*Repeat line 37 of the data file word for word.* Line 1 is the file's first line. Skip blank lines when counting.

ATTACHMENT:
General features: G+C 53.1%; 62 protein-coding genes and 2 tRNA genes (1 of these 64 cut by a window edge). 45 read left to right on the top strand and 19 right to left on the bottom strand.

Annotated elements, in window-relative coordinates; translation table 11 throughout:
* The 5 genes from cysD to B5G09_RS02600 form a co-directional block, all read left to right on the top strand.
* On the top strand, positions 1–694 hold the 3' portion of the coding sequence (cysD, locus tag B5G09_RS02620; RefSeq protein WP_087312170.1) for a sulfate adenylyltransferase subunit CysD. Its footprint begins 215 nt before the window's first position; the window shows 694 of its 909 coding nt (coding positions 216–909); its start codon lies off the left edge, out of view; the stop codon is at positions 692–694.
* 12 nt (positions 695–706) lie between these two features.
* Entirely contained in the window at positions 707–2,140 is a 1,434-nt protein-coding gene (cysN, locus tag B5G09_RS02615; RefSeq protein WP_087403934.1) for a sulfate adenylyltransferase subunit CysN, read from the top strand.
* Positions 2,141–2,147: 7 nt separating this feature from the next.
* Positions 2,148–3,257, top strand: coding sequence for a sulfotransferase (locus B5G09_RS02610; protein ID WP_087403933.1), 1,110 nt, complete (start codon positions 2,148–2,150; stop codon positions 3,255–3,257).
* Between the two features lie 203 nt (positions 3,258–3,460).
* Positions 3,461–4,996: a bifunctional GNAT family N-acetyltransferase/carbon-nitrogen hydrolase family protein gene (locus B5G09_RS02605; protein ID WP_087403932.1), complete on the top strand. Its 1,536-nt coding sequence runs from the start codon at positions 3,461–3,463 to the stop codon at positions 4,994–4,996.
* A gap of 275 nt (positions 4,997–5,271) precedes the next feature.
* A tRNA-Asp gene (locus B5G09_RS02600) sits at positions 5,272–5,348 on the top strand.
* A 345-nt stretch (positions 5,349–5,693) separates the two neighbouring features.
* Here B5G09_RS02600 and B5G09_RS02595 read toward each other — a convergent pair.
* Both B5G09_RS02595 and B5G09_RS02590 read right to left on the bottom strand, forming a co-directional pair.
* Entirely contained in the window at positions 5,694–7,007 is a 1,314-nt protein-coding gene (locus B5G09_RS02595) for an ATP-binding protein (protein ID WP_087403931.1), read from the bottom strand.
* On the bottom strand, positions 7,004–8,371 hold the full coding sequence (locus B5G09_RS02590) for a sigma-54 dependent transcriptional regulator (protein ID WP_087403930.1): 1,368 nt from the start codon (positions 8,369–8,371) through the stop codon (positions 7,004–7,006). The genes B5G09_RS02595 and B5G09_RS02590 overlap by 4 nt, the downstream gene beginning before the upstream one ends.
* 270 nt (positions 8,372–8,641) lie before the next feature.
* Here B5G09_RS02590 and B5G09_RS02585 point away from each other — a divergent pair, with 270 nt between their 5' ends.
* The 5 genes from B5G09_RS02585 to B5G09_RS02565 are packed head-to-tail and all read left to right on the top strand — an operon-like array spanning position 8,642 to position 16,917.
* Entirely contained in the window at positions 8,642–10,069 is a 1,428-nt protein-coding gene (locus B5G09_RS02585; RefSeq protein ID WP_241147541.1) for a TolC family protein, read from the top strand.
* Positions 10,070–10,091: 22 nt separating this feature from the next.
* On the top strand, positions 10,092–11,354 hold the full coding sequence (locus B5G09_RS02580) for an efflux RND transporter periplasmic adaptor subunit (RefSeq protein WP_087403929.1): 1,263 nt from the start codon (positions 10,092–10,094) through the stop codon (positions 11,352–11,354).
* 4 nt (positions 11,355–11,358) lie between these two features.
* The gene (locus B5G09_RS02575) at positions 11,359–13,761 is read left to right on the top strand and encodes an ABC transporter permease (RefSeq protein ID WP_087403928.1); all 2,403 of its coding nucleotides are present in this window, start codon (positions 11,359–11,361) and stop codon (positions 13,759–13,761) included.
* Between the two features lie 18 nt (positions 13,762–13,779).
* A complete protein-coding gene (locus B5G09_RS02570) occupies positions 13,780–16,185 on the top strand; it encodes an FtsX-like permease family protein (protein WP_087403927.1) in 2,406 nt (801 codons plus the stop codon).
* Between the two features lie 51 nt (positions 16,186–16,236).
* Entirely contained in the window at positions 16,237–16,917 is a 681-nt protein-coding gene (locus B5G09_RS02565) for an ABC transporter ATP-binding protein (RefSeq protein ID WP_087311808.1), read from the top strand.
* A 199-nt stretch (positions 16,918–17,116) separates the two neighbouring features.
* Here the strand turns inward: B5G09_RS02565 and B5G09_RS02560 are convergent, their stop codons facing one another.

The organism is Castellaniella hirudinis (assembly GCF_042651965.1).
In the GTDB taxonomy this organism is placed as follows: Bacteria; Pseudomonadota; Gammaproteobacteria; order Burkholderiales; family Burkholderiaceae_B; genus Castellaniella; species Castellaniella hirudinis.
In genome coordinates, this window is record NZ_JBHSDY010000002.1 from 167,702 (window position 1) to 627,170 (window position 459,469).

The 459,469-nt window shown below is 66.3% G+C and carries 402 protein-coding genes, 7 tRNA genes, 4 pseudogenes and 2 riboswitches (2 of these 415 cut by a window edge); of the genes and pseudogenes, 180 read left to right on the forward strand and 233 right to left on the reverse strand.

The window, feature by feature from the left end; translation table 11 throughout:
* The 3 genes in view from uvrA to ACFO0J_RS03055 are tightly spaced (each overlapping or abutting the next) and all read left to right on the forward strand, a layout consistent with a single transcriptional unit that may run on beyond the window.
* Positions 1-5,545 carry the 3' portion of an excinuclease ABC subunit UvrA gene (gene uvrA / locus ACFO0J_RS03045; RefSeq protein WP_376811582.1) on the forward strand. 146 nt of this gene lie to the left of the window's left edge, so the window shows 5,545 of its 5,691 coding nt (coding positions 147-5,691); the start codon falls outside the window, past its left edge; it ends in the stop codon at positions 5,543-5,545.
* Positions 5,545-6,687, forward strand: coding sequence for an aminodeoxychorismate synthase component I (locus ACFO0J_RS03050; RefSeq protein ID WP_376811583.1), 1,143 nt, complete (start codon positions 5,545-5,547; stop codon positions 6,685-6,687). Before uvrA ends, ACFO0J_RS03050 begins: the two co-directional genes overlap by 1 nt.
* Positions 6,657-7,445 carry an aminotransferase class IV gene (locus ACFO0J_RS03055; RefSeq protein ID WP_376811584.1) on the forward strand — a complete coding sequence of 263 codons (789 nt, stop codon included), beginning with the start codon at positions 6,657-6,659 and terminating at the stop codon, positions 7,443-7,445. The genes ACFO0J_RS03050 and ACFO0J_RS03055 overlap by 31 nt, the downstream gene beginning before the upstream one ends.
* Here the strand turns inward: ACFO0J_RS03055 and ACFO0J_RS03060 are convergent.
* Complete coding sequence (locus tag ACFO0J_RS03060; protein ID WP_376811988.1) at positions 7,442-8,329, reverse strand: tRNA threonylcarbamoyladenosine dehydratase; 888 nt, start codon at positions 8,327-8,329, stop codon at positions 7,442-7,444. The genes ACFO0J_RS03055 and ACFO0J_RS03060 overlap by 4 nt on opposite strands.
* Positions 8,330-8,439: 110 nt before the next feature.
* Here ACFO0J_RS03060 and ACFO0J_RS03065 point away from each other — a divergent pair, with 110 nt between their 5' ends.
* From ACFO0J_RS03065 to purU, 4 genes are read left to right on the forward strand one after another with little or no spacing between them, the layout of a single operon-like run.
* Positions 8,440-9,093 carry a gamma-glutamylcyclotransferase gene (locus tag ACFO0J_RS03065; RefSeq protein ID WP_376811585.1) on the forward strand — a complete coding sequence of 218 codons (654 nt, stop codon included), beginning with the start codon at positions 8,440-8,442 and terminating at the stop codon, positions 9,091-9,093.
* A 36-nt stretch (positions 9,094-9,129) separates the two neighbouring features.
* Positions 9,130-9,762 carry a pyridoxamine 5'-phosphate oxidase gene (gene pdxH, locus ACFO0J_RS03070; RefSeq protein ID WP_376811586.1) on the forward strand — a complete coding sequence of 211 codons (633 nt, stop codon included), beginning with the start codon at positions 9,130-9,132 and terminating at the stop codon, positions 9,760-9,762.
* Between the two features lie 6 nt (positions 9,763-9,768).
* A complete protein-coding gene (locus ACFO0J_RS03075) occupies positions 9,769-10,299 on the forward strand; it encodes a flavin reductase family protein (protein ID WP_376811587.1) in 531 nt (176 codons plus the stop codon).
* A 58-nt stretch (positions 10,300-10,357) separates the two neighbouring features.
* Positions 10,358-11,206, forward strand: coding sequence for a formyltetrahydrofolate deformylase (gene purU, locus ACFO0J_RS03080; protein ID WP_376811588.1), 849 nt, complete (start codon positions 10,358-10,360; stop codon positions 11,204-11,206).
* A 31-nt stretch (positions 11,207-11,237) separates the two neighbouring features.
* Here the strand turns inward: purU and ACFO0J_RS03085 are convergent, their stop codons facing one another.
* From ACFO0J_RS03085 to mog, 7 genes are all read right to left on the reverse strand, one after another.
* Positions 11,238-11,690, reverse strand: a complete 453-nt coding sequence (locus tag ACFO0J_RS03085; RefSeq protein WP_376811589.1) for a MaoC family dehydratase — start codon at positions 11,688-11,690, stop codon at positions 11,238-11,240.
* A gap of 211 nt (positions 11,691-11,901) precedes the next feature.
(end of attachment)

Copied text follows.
* The 3 genes in view from uvrA to ACFO0J_RS03055 are tightly spaced (each overlapping or abutting the next) and all read left to right on the forward strand, a layout consistent with a single transcriptional unit that may run on beyond the window.